Toward the end of Fantastic Beasts: The Crimes of Grindelwald, there is an extended sequence wherein a character we barely know narrates to another theoretically important character who is barely in the film the truth of the latter’s backstory, which rests on forced marriage through mind control and apparently ties them into prominent figures from the Harry Potter backstory and a newly introduced prophecy. Just then, another character jumps in with their own addition to the story, which introduces the element of infanticide and immediately contradicts everything we’ve just heard, all to set up the reveal of the subject of the story’s real identity. If you wanted to preserve in amber everything wrong with the current age of genre franchise storytelling, in content (the prioritising of lore over character or theme, the clunky shoe-horning of gratuitous unpleasantness to make a childish milieu more superficially ‘adult’) and form (it is almost visually incomprehensible, set largely in a low-lit room, with shots so narrow and cuts so jarring there is virtually no sense of spatial geography), this scene would serve as a perfect case study. It’s the low-point of a film with few high points, a muddled, turgid slog which represents the nadir of J.K Rowling’s expanded ‘Wizarding World’ franchise thus far.
The film picks up months after the events of the first Fantastic Beasts (an entertaining but uneven affair which featured some intriguing concepts, visuals, and performances within a fatally confused story), as Johnny Depp’s titular wizard supremacist villain is transferred from imprisonment in New York to London in 1927. Inevitably, he escapes en route with the aid of his followers, and puts into motion his plan to make the world’s witches and wizards rise up and conquer their non-magical counter-parts. His dastardly scheme involves tracking down and recruiting Credence Barebone (Ezra Miller), the troubled young repressed wizard at the heart of the preceding first film’s most compelling thread, who is said to be the heir to a powerful wizarding bloodline. He’s not the only one looking for Credence, though: Albus Dumbledore, here played by Jude Law as a younger but already sage teacher, recruits his former pupil Newt Scamander (Eddie Redmayne) to find Credence himself before Grindelwald can – a mission Newt adamantly refuses, but then ends up basically doing anyway for unrelated reasons. Meanwhile, newly promoted MACUSA agent Tina Goldstein (Katherine Waterston) – Newt’s chief ally in the previous film and apparently his ex-girlfriend now – is also on Credence’s tail, while her psychic sister Queenie (Alison Sudol) and her non-magical beau Jacob Kowalski (Dan Fogler) also return, his memory wipe from the end of the first film having not stuck for half-explained reasons. And on top of all that, Newt has to deal with the return of Leta Lestrange (Zoe Kravitz), his former Hogwarts sweetheart who is now engaged to his Ministry of Magic employee older brother Theseus (Callum Turner).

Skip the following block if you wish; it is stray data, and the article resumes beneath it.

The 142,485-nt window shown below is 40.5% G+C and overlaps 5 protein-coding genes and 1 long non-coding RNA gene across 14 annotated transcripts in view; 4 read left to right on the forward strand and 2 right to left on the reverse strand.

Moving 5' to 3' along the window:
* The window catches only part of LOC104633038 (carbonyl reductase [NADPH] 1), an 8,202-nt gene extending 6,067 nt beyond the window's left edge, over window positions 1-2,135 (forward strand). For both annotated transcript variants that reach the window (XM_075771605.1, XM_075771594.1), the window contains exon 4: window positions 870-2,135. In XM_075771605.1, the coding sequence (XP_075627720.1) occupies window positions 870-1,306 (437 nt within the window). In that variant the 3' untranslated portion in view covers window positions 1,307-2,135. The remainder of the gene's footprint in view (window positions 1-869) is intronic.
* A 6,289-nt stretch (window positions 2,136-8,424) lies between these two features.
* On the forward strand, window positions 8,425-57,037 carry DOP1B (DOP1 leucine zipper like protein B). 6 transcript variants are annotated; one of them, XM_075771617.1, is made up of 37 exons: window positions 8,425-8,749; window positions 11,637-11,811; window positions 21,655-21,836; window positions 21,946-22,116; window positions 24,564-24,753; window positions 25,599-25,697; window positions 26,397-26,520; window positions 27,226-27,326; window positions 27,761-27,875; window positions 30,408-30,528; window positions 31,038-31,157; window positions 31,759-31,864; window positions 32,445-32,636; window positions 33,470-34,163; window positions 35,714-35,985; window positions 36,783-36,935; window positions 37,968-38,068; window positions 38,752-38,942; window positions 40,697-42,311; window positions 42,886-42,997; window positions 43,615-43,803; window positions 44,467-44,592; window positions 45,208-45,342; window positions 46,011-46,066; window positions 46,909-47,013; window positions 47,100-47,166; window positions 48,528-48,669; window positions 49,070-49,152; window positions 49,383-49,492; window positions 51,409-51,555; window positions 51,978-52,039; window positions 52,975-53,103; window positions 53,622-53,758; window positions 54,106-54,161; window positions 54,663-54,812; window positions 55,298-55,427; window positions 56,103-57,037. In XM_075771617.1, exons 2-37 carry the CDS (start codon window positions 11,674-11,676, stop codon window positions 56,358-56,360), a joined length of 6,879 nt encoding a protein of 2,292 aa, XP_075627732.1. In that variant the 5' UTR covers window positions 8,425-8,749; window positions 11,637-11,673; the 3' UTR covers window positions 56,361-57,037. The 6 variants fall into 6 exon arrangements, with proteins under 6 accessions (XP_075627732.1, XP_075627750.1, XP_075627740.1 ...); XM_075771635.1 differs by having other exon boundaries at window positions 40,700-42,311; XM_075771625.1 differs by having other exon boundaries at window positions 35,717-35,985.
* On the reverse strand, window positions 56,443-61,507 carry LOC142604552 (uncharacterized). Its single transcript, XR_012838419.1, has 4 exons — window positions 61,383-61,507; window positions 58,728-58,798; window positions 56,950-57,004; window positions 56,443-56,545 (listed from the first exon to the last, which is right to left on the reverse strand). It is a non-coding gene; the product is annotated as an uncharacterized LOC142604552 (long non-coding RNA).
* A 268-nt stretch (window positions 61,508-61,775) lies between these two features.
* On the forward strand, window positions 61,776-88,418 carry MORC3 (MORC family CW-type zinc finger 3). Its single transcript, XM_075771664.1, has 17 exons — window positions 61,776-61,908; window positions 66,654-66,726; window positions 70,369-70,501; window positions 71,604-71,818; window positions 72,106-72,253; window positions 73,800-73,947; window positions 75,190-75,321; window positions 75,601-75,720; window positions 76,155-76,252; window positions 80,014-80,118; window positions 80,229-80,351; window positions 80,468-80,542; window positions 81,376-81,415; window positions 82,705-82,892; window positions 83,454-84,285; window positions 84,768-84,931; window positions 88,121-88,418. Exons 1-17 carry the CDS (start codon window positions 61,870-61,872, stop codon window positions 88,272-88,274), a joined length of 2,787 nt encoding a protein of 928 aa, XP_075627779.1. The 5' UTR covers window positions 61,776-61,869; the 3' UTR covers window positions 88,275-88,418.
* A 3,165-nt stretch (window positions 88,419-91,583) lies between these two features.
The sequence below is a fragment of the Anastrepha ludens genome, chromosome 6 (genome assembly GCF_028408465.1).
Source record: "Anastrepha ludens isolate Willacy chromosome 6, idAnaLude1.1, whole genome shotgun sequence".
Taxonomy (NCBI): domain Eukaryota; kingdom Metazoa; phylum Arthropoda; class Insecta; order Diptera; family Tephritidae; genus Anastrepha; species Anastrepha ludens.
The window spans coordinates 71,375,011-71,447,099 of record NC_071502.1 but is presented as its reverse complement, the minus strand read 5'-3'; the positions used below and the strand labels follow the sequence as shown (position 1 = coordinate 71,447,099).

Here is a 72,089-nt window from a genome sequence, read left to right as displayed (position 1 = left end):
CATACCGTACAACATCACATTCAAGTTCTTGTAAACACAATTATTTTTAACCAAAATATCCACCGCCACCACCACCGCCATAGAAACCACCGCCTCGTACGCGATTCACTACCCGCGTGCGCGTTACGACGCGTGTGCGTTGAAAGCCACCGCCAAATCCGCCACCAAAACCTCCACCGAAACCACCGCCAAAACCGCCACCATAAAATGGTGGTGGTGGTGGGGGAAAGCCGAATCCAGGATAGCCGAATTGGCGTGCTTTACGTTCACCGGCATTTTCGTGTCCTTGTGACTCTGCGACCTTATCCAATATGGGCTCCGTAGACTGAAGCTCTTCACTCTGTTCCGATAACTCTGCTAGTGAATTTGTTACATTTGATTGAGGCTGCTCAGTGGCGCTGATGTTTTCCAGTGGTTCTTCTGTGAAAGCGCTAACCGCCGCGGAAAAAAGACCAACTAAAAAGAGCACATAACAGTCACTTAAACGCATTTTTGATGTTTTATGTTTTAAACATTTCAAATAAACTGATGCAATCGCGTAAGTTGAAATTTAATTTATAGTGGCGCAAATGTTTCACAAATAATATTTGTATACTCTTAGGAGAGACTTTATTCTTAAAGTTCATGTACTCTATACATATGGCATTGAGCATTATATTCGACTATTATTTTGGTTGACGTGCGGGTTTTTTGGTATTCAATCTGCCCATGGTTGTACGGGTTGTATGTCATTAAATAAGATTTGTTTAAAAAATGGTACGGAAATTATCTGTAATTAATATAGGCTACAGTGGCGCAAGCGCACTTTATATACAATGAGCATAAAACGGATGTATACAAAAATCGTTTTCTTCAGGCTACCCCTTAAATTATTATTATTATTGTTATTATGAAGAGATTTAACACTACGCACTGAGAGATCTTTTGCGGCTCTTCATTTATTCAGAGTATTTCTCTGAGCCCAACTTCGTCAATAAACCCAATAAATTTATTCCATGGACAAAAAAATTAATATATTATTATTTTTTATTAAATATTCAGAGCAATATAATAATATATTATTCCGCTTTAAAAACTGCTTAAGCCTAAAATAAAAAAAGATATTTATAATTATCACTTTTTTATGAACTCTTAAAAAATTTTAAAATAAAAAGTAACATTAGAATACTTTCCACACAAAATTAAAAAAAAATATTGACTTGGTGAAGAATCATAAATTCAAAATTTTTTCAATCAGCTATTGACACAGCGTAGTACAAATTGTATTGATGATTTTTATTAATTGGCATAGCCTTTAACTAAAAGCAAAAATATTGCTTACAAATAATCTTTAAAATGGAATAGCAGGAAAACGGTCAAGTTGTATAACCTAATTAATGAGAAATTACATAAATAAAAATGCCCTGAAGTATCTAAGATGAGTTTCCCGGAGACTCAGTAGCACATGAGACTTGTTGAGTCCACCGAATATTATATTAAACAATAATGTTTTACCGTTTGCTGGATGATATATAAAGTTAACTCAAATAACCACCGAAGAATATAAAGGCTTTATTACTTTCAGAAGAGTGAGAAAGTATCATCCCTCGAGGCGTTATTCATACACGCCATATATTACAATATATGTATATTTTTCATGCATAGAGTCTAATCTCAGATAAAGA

You can likely surmise from the above that The Crimes of Grindelwald has a lot of plot. Despite of this over-abundance of narrative material, however, the film is almost devoid of incident for much of the runtime, Rowling and returning director David Yates dedicating much of the film’s to setting up the convoluted mechanics through which it will manoeuvre around its characters to where they need to be and laying the groundwork for its climactic revelations. The result is a film where storytelling and character development drown in exposition, where almost nothing actually happens and every major character speaks entirely in plot points. The drama is here driven not by decisions but by contrivances (the most laboured of which is a protracted misunderstanding between Newt and Tina), while no character has anything like a coherent motivation or psychology beyond what will get them to the next plot point. It’s rather galling to watch a writer famous for creating beloved characters who’ve become shorthand for certain archetypes fail to present even a single recognisable human being here (with the possible exception of Fogler’s Kowalski, who’s disoriented awe at the world of magic and silent film-esque pratfalling still charm, and who provides a solid straight-man foil to Redmayne’s mannered mugging). The final act features one character making a choice that ought to be devastating, but their motives are so ill-defined all that registers is confusion. Even Grindelwald himself is a non-entity, spending more time delivering portents in a bizarre Trans-Atlantic accent through distracting corpse-like make-up and heterochromatic contact lenses than committing any of his titular crimes (Depp’s turn here is no non-descript it makes Rowling and Yates’s ardent defences of his casting even more embarrassing). We’re repeatedly told that Grindelwald is a dangerously persuasive figure, but there’s no Mephistophelian charm or demagogic charisma to be found in anything we see of him.